___________________________________________________________

http://newsvote.bbc.co.uk/cgi-bin/emailthisstory/emailthisstory.pl

Cab drivers' grey matter enlarges and adapts to help them store a
detailed
mental map of the city, according to research.

Taxi drivers given brain scans by scientists at University College
London
had a larger hippocampus compared with other people. This is a part
of the
brain associated with navigation in birds and animals.

The scientists also found part of the hippocampus grew larger as the
taxi
drivers spent more time in the job. "There seems to be a definite
relationship between the navigating they do as a taxi driver and the
brain
changes," said Dr Eleanor Maguire, who led the research team.

She said: "The hippocampus has changed its structure to accommodate
their
huge amount of navigating experience."

  The research confirms something which London's black-cab drivers
have
suspected for some time - learning their way around the capital is a
brain-straining feat.

In order to drive a traditional black cab in London drivers have to
gain
"the knowledge" - an intimate acquaintance with the myriad of streets
in a
six-mile radius of Charing Cross. It can take around three years of
hard
training, and three-quarters of those who embark on the course drop
out,
according to Malcolm Linskey, manager of London taxi school Knowledge
Point.

"There are 400 prescribed runs which you can be examined on but in
reality, you can be asked to join any two points," he told BBC News
Online.

Click here for your experiences of 'brainy' cabbies.

"Most people learn by visualisation but we do have a few tricks
which we
teach them, for example 'little apples grow quickly' gives you the
order of
the theatres on the north side of Shaftesbury Avenue: Lyric, Apollo,
Gielgud, Queen's."

But 'the knowledge' is definitely worth learning - black cab drivers
are
self-employed can earn significantly more than minicab drivers. A
black cab
fare from Shepherd's Bush to Heathrow might cost �50, compared with
�28 for
a minicab.

Brain changes

The hippocampus is at the front of the brain and was examined in
Magnetic
Resonance Imaging (MRI) scans on 16 London cabbies.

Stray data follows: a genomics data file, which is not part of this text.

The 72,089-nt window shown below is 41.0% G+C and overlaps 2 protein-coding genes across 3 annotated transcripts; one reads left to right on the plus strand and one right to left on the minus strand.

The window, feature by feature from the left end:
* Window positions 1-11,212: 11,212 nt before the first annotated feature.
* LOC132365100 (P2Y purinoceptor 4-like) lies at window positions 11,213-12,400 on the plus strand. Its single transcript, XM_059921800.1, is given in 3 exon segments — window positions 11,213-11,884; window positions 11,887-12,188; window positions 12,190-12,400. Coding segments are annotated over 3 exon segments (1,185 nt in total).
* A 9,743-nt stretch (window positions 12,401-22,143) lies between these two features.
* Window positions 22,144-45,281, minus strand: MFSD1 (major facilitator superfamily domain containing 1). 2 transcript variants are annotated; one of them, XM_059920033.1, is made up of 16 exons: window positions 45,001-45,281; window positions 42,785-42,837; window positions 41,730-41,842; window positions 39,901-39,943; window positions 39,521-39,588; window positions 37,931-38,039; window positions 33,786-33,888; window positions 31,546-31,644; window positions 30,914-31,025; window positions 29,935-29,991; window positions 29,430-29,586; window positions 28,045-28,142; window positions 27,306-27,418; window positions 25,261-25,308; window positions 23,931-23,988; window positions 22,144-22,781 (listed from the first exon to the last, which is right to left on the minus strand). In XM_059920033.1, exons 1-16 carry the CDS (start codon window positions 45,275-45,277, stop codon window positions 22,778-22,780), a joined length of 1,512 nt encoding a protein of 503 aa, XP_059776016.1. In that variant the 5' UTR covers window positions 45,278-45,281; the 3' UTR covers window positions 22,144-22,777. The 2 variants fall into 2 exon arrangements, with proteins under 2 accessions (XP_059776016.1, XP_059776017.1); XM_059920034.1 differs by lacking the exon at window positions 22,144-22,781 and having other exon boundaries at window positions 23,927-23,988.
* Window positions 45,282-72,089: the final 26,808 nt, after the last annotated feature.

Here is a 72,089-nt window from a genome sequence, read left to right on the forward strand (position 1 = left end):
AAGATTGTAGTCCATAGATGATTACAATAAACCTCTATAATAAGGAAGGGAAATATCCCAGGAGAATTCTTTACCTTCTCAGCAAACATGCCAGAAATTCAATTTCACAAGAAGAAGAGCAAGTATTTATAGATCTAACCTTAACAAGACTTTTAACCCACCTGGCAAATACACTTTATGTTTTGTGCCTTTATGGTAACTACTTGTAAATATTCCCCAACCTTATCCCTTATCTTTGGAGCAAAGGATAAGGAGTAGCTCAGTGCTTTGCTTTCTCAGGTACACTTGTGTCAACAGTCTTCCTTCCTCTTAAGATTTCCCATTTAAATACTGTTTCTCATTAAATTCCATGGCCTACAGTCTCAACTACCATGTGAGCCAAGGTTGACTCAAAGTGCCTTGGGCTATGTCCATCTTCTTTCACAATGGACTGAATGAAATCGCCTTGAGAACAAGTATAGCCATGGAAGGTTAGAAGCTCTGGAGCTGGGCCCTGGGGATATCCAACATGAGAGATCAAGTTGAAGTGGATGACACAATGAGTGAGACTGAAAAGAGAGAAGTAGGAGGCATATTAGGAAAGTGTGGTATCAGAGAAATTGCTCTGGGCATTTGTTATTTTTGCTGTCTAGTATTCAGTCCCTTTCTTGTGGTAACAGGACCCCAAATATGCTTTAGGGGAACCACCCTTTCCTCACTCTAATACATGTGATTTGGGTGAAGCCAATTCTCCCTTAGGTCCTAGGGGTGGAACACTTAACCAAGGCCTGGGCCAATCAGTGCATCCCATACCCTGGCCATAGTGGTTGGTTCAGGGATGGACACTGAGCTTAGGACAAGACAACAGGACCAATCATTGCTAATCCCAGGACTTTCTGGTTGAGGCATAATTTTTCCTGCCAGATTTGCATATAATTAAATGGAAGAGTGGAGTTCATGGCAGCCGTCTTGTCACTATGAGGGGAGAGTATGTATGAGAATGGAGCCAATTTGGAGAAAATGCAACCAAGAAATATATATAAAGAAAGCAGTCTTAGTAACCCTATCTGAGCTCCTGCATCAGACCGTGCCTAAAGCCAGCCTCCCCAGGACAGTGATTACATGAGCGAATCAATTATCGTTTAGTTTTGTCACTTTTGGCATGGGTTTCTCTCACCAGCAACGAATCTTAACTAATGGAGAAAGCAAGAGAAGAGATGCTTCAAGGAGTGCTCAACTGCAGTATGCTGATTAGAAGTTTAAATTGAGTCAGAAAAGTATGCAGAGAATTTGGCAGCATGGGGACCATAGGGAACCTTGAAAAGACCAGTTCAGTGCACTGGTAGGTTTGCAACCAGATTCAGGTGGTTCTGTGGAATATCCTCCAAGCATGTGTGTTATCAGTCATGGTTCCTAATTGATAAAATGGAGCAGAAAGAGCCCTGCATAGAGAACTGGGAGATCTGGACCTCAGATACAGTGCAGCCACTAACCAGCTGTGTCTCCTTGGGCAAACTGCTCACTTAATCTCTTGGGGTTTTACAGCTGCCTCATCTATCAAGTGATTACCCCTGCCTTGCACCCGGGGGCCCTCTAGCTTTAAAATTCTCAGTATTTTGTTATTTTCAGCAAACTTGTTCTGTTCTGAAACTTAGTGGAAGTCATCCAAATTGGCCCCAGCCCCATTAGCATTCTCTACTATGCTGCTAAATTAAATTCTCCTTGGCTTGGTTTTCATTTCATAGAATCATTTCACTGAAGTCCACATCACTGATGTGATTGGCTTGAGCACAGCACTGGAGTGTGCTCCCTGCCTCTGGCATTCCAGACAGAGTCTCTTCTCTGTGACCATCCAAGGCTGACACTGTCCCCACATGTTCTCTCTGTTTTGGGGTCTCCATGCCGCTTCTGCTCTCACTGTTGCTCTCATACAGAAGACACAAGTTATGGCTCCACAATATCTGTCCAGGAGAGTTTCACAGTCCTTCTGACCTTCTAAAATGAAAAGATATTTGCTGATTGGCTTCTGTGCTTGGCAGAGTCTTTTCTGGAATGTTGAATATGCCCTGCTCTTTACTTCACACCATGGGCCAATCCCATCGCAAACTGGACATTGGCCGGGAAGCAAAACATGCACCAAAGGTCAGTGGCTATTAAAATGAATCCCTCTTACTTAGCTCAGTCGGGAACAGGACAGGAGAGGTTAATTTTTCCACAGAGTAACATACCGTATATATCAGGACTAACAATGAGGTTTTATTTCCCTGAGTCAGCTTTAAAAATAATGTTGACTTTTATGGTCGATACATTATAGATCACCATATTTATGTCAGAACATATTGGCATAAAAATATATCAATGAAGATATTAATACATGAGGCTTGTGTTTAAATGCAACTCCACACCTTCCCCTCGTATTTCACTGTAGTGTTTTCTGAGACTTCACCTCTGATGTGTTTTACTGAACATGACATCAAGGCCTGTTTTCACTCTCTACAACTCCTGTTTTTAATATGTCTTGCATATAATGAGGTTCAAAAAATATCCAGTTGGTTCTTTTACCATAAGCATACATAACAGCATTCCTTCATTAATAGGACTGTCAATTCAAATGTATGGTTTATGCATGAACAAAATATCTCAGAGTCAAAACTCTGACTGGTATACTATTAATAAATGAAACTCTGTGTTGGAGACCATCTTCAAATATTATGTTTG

The tests found the only area of the taxi drivers' brains that was
different from the 50 other "control" subjects was the left and right
hippocampus. Dr Maguire said: "One particular region of the
hippocampus,
the posterior or back, was bigger in the taxi drivers.

"The front of the hippocampus was smaller in the taxi drivers
compared to
the controls.

"This is very interesting because we now see there can be structural
changes in healthy human brains."

The posterior hippocampus was also more developed in taxi drivers
who had
been in the career for 40 years than in those who had been driving
for a
shorter period.

David Cohen from the London Cab Drivers' Club said he was surprised
by the
findings: "I never noticed part of my brain growing - it makes you
wonder
what happened to the rest of it.

"You do have to have a retentive memory but you also need a placid
temperament to drive in London traffic," he added.

Parkinson's disease

The UCL researchers think evidence that the brain is able to change
physically according to the way it is used could have important
implications for people with brain damage or diseases such as
Parkinson's.

Dr Maguire said: "It has long been thought that if there's damage to
the
brain there's only a limited amount of plasticity in an adult that
can help
them recover.

"Now direct things in the environment, like navigation, appear to
show
changes in the brain. So we could in the future see some
rehabilitation
programmes that use that kind of knowledge."

Dr Maguire's research is published in the US scientific journal,
Proceedings of the National Academy of Sciences.

Click here to read about your experiences of 'brainy' cabbies.

  Do you think taxi drivers are smarter than your average motorist?
We want
to hear about your experiences of cabbies' brain power.

  Send us your comments

__________________________________________

http://news.bbc.co.uk/1/hi/sci/tech/371698.stm

Why size mattered for Einstein

Einstein's brain: Pickled perfection

The secret of Einstein's immense intellect may finally have been
uncovered
- one area of his brain was significantly different than most
people's.

  Albert Einstein, who discovered the theory of relativity, died in
1955,
aged 76. His brain was then removed and preserved for scientific
research.

Scientists at McMaster University, Ontario, Canada compared the
shape and
size Einstein's brain with those of 35 men and 56 women with average
intelligence.

They think their findings may well explain his genius for
mathematical and
spatial thinking.

In general, Einstein's brain was the same as all the others except
in one
particular area - the region responsible for mathematical thought and
the
ability to think in terms of space and movement.

  Extensive development of this region meant that Einstein's brain
was 15%
wider than the other brains studied.

Uniquely, Einstein's brain also lacked a groove that normally runs
through
part of this area. The researchers suggest that its absence may have
allowed the neurons to communicate much more easily.

"This unusual brain anatomy may explain why Einstein thought the way
he
did," said Professor Sandra Witelson, who led the research published
in the
Lancet.

"Einstein's own description of his scientific thinking was that
words did
not seem to play a role. Instead he saw more or less clear images of a
visual kind," she said.

  The idea that differing abilities are determined by physical
differences
in the structure of the brain is currently of great interest to
scientists.

"To say there is a definite link is one bridge too far, at the
moment,"
said Professor Laurie Hall, a brain imaging expert from the
University of
Cambridge.

"So far the case isn't proven. But magnetic resonance and other new
technologies are allowing us to start to probe those very questions."

The researchers hope that the study will encourage the donation of
brain
specimens from other gifted individuals.

Richard S. Marken
marken@mindreadings.com
Home 310 474-0313
Cell 310 729-1400